Lancaster farming. (Lancaster, Pa., etc.) 1955-current, October 22, 1994, Image 30

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    Penn Star Farms Shows Grand Champion At Pa. Dair
Co.) Pennstar Starbuck Bon
nie, a 3-year-old Holstein which
had placed well in earlier Hosltein
competitions was named grand
champion of the Pennsylvania
Dairy Classic show and sale held
Tuesday at the Ben Stoltzfus farm
m Intercourse.
Shown by Patty Hushon, of
Della, the cow was owned by
Pennsiar Farms, of Quarryville,
and sold for $2,300 to Breck- A-De
The reserve champion cow was
a 3-year-old also, Gajan Midnight
Pearl, shown and consigned by
Galen Martin, of Honeybrook,
which was later sold for $2,200 to
Dr. Ben Turner, of Apulia Station,
Judge for the show was Gordon
Wood, of Gor-Wood-D Holsteins,
in Mansfield. It was managed by
the Cattle Exchange, of Delhi,
B'!— , ii. =—
SCRANTON (Lackawanna Co.) —As of Oct 15, the description of
the market for daily product prices as “cautiously steady” is about as
close as you can come to describing it the past month.
Block cheese prices increased over 2 cents the middle of September
and stayed near the $1.33 level ever since.
Barrel cheese prices haven’t changed in six weeks and remain at
$1.29. That’s about as steady as you can get, but the question is, which
way next?
Will cheese buyers look at the latest cold storage report and see
cheese holdings down more than 11 percent from last year and commer
ical disappearance up over 4 percent this year and keep on buying fra’ the
Or will they look at the milk production reports that show an increase
of 2 percent over last August and 3 percent over September and wait for
lower milk prices?
What would you do?
it would appear that, with reports of bumper crops of feed grains, pro
ducers will ha vc a better feed price/milk price ratio in the months ahead
and production will continue to increase over last year.
Wisconsin production was 3 percent more than last September, but
fluid milk deficits in Florida that usually come from the upper Midwest
are now being met with shipments from the Northeast.
Perhaps that’s a good sign that Florida deificts are not being met with
Wisconsin milk. Usually they are sending IS to 20 loads a week to
Southeastern markets at this time, but not this year. The indication is
that they still need all that milk in the upper Midwest for processed dairy
In addition to a growing demand for cheddar cheese, increases in
other cheeses, especially mozzarella, are up nearly 5 percent over last
Nonfat dry milk prices are still being strengthened by subsidized
sales for export under the Dairy Export Improvement Program (DEIP),
and by the Class Ilia price for powdered milk that diverts more supplies
N.Y., and Stonehurst Farm, in
During the sale, held following
the show, 102 head were sold for a
total of $140,000, or for just under
an $1,400 average.
There were eight cows sold for
more than $2,000 and buyers came
from five stales. The lop selling
animal was sold by Star Rock
Farm of Elizabethtown, with
Chemline Majesty selling for
$2,750. The second highest selling
animal was consigned by O. Clay
ton Smith, of Jefferson, Md„
which was sold for $2,600.
Called the Fall-Harvest Show
and Sale, the annual show is one of
the Pennsylvania Classics organ
ized by the Cattle Exchange and
Stonehurst Farm.
For more information, call Dave
Romney at the Cattle Exchange at
(607) 746-2226, or Don Welk at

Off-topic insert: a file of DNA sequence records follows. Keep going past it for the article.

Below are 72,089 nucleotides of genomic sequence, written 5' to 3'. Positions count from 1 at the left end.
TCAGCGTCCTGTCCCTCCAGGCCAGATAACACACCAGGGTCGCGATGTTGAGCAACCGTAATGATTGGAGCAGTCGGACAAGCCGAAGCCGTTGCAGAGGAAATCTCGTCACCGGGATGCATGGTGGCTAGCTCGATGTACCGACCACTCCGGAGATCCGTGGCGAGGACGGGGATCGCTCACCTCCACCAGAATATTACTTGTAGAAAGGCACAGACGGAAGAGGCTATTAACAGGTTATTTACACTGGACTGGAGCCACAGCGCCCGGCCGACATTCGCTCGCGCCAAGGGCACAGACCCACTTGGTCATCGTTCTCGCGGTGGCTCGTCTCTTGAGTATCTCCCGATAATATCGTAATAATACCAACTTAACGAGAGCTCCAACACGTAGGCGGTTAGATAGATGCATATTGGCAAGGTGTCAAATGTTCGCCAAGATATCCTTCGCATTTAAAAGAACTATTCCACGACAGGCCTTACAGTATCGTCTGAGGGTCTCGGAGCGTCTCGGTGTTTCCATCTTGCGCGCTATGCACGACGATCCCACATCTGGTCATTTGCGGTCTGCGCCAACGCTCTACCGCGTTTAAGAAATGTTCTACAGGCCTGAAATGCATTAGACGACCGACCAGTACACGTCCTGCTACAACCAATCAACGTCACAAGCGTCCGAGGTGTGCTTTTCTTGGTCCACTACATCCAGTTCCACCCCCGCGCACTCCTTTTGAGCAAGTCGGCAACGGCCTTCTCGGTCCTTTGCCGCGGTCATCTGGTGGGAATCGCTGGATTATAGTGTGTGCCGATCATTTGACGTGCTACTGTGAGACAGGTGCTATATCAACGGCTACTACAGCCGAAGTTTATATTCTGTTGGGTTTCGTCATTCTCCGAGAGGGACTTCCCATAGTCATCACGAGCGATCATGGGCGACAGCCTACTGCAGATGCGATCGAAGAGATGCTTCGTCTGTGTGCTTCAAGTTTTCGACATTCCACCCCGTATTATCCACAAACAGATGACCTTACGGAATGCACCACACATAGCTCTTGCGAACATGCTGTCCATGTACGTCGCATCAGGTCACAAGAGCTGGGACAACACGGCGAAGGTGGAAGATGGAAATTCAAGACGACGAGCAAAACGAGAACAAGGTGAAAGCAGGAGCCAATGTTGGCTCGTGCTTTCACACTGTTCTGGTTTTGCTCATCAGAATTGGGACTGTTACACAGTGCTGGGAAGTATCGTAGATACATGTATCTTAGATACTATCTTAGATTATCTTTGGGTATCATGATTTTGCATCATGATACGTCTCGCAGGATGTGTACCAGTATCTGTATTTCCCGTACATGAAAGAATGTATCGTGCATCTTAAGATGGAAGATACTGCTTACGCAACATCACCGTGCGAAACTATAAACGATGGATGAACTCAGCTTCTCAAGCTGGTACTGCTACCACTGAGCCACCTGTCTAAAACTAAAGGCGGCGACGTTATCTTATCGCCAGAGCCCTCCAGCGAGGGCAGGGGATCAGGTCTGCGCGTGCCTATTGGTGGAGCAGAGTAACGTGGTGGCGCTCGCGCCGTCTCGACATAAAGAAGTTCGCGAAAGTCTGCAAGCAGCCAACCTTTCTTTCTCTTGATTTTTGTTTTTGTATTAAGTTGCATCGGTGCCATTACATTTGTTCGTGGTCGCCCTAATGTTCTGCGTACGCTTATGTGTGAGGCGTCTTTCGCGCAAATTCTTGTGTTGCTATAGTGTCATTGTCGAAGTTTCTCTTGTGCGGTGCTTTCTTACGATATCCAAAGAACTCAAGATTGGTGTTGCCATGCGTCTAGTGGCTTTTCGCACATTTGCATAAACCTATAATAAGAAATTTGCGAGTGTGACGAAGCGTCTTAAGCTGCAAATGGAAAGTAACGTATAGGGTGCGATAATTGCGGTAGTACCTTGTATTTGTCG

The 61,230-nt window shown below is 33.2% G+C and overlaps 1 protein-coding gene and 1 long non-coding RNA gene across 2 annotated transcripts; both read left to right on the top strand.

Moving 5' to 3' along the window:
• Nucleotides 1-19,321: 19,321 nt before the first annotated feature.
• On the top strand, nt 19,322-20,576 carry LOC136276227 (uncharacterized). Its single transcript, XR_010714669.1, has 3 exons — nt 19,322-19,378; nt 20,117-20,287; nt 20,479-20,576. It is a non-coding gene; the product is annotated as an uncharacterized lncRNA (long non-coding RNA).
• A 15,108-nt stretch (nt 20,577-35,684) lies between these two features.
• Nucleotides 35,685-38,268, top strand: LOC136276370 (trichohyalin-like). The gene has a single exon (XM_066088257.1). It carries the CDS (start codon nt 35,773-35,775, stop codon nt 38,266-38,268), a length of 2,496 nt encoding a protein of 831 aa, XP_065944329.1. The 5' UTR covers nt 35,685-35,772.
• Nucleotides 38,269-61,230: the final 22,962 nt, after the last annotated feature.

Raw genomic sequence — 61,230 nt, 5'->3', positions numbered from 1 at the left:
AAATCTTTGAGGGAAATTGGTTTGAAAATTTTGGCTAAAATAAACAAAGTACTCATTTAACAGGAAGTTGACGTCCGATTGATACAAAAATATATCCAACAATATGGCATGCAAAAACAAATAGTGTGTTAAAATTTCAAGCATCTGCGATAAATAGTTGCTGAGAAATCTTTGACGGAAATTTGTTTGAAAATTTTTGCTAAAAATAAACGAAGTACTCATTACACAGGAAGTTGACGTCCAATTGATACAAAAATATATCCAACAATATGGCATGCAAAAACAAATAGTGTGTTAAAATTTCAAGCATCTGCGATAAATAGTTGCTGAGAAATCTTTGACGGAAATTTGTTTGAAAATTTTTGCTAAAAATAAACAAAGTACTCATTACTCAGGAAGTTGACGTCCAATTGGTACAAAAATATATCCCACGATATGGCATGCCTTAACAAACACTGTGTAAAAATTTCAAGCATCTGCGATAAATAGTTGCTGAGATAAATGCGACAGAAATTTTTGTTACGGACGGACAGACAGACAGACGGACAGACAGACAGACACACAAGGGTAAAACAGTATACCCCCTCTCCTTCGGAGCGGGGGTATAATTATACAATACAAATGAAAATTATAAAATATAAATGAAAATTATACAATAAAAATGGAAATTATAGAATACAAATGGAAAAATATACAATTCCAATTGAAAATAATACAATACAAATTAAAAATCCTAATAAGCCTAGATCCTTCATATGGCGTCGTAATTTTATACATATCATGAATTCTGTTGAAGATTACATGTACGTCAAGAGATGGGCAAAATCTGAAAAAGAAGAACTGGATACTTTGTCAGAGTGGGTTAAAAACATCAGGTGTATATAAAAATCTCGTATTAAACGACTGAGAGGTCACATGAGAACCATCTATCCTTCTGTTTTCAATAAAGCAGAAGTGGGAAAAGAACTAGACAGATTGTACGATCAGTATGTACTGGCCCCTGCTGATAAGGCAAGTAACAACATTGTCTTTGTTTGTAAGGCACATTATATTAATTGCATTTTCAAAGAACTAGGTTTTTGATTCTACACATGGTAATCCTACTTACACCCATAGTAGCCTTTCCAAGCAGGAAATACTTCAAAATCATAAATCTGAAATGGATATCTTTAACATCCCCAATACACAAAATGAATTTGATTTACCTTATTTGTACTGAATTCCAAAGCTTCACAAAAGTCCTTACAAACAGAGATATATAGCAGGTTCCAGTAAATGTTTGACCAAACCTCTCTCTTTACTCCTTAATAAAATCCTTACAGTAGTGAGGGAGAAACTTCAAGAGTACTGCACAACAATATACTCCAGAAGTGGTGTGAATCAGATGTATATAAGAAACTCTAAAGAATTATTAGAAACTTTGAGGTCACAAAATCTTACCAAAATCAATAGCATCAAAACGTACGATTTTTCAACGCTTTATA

Stonehurst, (717) 687-7475.
Dairy Specialist
Lackawanna County
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From the left, Galen Martin, of Honeybrook shows the reserve champion of the Pa.
Dairy Classic show and sale, GaJan Midnight Pearl, while Patty Hushon shows the
champion Pennstar Starbuck Bonnie. Also shown is show judge Gordon Wood, of
away from cheese processors.
Ail of these factors are combining to keep the Minnesota-Wisconsin
Price increasing and in September it went up 31 cents more to $12.04,
for a total increase of 79 cents in three months. Certainly not giant
strides, but in keeping with the cautiously steady market However,
there doesn’t seem to be enough momentum from increasing demand
for all dairy products including butter, power and cheese to keep pace
with increasing milk production.
Seasonally, this is the time for declining production, as we go into the
late fall and early winter months, but is also the season for declining
Putting it all together, you may get another increase in the M-W for
October, but that will be the last for now.
The good news is that farm prices will continue their increases of the
last three months. You can expect 40 to 45 cents more in your check for
September milk than you got for August milk. For most producers in
this area, this will mean an increase of 65 to 90 cents over two months
with more coming as Class 1 prices continue to climb monthly into
Right now, the farm price is 35 to 40 cents better than last year, but the
bad news is that’s not expected to last to the end of the year.
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\rlcultunl Induitry For Om 28 Y»m
Emu Farm To
Host Open House
Co.) Longview Emu Farm, lo
cated near Jerseytown, will be
hosting an open house on Sunday.
October 23. at 3 p.m. for those in
terested in becoming involved in
emu farming.
There will be a live demonstra
tion of bird handling, discussions
relating to care, maintenance, and
facilities needed to raise emu, and
emu meat tasting. A local veterin
arian will be on hand to answer
any medical/husbandry questions.
The American Emu Associa
tion, (AEA), based in Dallas, Tex
as, has more than 5,000 members
who are involved in emu produc
tion in the U.S.
For more details or to register
for the Longview Emu Farm Open >
House, call (717) 437-9185.